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Continuous deformation

ZaidAlyafey

Well-known member
MHB Math Helper
Jan 17, 2013
1,667
Prove that If two loops \(\displaystyle \Gamma_1 , \Gamma_2\) in a domain \(\displaystyle D\) can be continuously deformed to a point then they can be continuously deformed to each other .

I have no experience in topology , I found this note in a complex analysis book .
 

Ackbach

Indicium Physicus
Staff member
Jan 26, 2012
4,193
Re: continuous deformation

I think you must mean that the two loops smoothly deform to the same point. Is that correct? If so, can you think of a smooth deformation that takes one loop to the other?
 

ZaidAlyafey

Well-known member
MHB Math Helper
Jan 17, 2013
1,667
Re: continuous deformation

Assume that we have two closed contours \(\displaystyle \Gamma_1 , \Gamma_2 \) then we can continuously deform \(\displaystyle \Gamma_1 \) to \(\displaystyle \Gamma_2\) if we can find a deformation function \(\displaystyle z(s,t)=(1-s)z_1(t)+s z_2(t) \) where \(\displaystyle s \in [0,1] , t \in [0,1]\) and \(\displaystyle z_1(t),z_2(t) \) are parametrization for \(\displaystyle \Gamma_1,\Gamma_2 \) respectively .
 

Ackbach

Indicium Physicus
Staff member
Jan 26, 2012
4,193
Re: continuous deformation

Assume that we have two closed contours \(\displaystyle \Gamma_1 , \Gamma_2 \) then we can continuously deform \(\displaystyle \Gamma_1 \) to \(\displaystyle \Gamma_2\) if we can find a deformation function \(\displaystyle z(s,t)=(1-s)z_1(t)+s z_2(t) \) where \(\displaystyle s \in [0,1] , t \in [0,1]\) and \(\displaystyle z_1(t),z_2(t) \) are parametrization for \(\displaystyle \Gamma_1,\Gamma_2 \) respectively .
True, but you need more than that, right? Is the wording of the original problem such that both contours can be smoothly deformed to the same point? If so, how can you leverage that information to get the deformation you need?
 

ZaidAlyafey

Well-known member
MHB Math Helper
Jan 17, 2013
1,667
Re: continuous deformation

True, but you need more than that, right? Is the wording of the original problem such that both contours can be smoothly deformed to the same point? If so, how can you leverage that information to get the deformation you need?
Clearly we don't need the two contours to deform to the same point . I never heard of smooth deformation , it is never mentioned in the context . But, by definition these contours are finite sequence of smooth curves.
 

Ackbach

Indicium Physicus
Staff member
Jan 26, 2012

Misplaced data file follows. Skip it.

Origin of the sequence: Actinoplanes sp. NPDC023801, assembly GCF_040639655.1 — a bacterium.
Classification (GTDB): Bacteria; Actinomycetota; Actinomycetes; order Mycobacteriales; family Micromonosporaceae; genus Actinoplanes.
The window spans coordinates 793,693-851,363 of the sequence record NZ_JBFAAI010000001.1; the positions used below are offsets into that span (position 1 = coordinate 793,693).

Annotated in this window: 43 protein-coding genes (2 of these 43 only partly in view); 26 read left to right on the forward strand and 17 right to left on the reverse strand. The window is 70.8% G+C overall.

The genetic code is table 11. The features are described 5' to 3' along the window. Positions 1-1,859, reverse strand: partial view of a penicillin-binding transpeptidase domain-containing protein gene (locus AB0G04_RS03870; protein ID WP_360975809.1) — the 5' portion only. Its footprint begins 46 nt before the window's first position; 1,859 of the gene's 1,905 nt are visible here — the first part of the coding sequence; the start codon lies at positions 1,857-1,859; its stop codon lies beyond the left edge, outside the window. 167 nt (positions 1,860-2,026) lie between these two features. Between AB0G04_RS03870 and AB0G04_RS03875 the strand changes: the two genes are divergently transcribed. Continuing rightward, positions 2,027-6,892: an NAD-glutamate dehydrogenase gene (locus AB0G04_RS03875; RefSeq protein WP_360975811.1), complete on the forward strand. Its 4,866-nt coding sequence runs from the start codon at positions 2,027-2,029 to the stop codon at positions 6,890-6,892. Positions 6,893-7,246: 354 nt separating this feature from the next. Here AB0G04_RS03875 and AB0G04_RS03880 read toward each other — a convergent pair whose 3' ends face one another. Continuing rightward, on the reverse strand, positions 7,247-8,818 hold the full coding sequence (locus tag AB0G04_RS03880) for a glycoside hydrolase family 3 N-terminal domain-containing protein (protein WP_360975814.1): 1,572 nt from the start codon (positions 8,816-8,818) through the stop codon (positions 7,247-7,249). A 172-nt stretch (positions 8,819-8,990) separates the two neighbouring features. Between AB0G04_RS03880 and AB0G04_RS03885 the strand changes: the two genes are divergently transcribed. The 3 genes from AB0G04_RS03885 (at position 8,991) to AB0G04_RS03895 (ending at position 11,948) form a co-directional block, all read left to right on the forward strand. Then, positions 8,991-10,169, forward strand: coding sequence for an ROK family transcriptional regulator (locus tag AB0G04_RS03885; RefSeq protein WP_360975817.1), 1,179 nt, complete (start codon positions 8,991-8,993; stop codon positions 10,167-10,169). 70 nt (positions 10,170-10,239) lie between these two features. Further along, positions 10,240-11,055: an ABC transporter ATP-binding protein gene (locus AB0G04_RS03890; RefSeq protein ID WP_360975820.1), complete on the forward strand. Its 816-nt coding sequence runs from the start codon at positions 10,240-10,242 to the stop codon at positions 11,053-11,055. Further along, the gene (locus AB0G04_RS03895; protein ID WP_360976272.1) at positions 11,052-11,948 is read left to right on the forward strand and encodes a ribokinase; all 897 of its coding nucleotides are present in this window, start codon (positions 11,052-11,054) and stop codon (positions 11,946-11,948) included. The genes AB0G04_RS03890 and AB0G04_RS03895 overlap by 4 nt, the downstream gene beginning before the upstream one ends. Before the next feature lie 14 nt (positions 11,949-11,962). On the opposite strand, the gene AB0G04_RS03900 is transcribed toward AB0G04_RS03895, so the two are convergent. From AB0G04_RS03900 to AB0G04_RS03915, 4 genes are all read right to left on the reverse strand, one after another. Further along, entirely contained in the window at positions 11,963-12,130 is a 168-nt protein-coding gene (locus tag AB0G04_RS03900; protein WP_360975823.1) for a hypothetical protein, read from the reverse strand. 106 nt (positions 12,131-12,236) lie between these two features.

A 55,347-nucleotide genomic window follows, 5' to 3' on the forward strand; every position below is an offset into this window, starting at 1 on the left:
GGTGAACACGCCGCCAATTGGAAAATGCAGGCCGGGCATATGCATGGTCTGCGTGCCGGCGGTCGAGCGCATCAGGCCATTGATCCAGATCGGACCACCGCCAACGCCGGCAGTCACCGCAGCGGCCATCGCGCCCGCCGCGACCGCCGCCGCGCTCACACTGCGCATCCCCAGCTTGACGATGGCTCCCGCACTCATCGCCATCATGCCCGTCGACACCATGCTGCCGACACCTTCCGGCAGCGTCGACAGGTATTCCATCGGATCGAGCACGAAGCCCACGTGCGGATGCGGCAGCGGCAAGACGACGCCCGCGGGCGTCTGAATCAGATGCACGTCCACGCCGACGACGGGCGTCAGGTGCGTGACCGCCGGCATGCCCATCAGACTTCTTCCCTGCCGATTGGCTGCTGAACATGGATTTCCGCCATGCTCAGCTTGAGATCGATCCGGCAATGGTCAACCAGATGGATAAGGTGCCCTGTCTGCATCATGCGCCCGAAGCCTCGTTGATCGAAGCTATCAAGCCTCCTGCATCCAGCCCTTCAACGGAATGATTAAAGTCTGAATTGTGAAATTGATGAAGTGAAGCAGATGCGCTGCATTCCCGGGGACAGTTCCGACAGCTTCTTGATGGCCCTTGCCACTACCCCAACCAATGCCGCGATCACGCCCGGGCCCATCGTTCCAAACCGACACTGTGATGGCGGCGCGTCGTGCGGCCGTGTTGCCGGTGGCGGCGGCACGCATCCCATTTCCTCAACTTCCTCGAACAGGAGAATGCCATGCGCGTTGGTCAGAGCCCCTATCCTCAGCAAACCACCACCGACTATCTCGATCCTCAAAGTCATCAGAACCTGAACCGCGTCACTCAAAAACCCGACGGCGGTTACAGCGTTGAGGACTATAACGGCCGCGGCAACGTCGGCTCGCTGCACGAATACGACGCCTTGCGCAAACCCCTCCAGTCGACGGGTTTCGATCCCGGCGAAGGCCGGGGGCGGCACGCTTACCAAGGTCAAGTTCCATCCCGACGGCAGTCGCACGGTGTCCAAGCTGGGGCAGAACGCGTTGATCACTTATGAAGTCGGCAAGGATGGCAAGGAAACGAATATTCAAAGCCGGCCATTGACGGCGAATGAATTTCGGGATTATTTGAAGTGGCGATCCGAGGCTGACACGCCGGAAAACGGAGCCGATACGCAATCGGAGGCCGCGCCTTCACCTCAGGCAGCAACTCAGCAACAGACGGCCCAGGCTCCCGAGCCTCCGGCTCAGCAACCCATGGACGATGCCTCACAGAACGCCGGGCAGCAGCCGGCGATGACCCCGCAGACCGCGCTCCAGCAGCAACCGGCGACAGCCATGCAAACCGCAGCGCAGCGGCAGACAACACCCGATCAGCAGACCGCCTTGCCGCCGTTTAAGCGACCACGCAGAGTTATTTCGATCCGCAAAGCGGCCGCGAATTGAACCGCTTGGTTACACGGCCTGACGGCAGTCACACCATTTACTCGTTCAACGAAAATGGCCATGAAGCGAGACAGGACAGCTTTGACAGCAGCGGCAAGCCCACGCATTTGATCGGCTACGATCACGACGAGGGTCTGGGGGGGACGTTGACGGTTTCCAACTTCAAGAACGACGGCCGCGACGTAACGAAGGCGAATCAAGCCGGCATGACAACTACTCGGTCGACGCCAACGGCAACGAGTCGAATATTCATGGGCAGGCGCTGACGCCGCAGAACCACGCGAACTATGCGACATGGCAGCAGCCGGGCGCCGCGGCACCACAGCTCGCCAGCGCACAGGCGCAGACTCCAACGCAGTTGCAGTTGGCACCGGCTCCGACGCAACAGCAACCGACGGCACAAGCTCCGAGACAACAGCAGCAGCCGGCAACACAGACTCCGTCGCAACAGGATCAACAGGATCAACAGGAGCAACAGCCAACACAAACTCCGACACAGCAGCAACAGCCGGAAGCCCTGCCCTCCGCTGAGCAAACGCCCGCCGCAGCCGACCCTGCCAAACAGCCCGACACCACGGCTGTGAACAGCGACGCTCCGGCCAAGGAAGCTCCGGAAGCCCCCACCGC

4,193
You're in a domain, so going from one point to the other is no issue. This proof is one of those "what do you know" kind of proofs. By the time you finish writing down all the stuff you've been given, the answer kind of pops out at you. Can you write down all the deformation functions you know you have?
 

ZaidAlyafey

Well-known member
MHB Math Helper
Jan 17, 2013
1,667
Since we are given that both loops deform to a point in $D$ , let \(\displaystyle \Gamma_1 \) deforms to the point $z_1 \in D$ and \(\displaystyle \Gamma_2 \) deforms to the point $z_2 \in D$ so we can describe these deformations as follows

\(\displaystyle z_1(s,t) = (1-s)z_1(t) +s z_1 \) for \(\displaystyle \Gamma_1\)

\(\displaystyle z_2(s,t) = (1-s)z_2(t) +s z_2 \) for \(\displaystyle \Gamma_2\)

But I cannot see how to deduce the deformation from \(\displaystyle \Gamma_1 \) to \(\displaystyle \Gamma_2\)?
 

Ackbach

Indicium Physicus
Staff member
Jan 26, 2012
4,193
Since we are given that both loops deform to a point in $D$ , let \(\displaystyle \Gamma_1 \) deforms to the point $z_1 \in D$ and \(\displaystyle \Gamma_2 \) deforms to the point $z_2 \in D$ so we can describe these deformations as follows

\(\displaystyle z_1(s,t) = (1-s)z_1(t) +s z_1 \) for \(\displaystyle \Gamma_1\)

\(\displaystyle z_2(s,t) = (1-s)z_2(t) +s z_2 \) for \(\displaystyle \Gamma_2\)

But I cannot see how to deduce the deformation from \(\displaystyle \Gamma_1 \) to \(\displaystyle \Gamma_2\)?
Right. And there's one more deformation you can write down. How about $z_{1}$ to $z_{2}$? Why can you do that one?
 

ZaidAlyafey

Well-known member
MHB Math Helper
Jan 17, 2013
1,667
Since any domain is connected then any two points in $D$ can be transformed to each other because they can be connected through a finite set of straight lines , is that right ?
 

Ackbach

Indicium Physicus
Staff member
Jan 26, 2012
4,193
Since any domain is connected then any two points in $D$ can be transformed to each other because they can be connected through a finite set of straight lines , is that right ?
Right. So you have a deformation from $\Gamma_{1}$ to $z_{1}$, from $z_{1}$ to $z_{2}$, and from $\Gamma_{2}$ to $z_{2}$. Any ideas from here?
 

ZaidAlyafey

Well-known member
MHB Math Helper
Jan 17, 2013
1,667
Right. So you have a deformation from $\Gamma_{1}$ to $z_{1}$, from $z_{1}$ to $z_{2}$, and from $\Gamma_{2}$ to $z_{2}$. Any ideas from here?
Done, I see what you mean . Thanks for your time .
 

Ackbach

Indicium Physicus
Staff member
Jan 26, 2012
4,193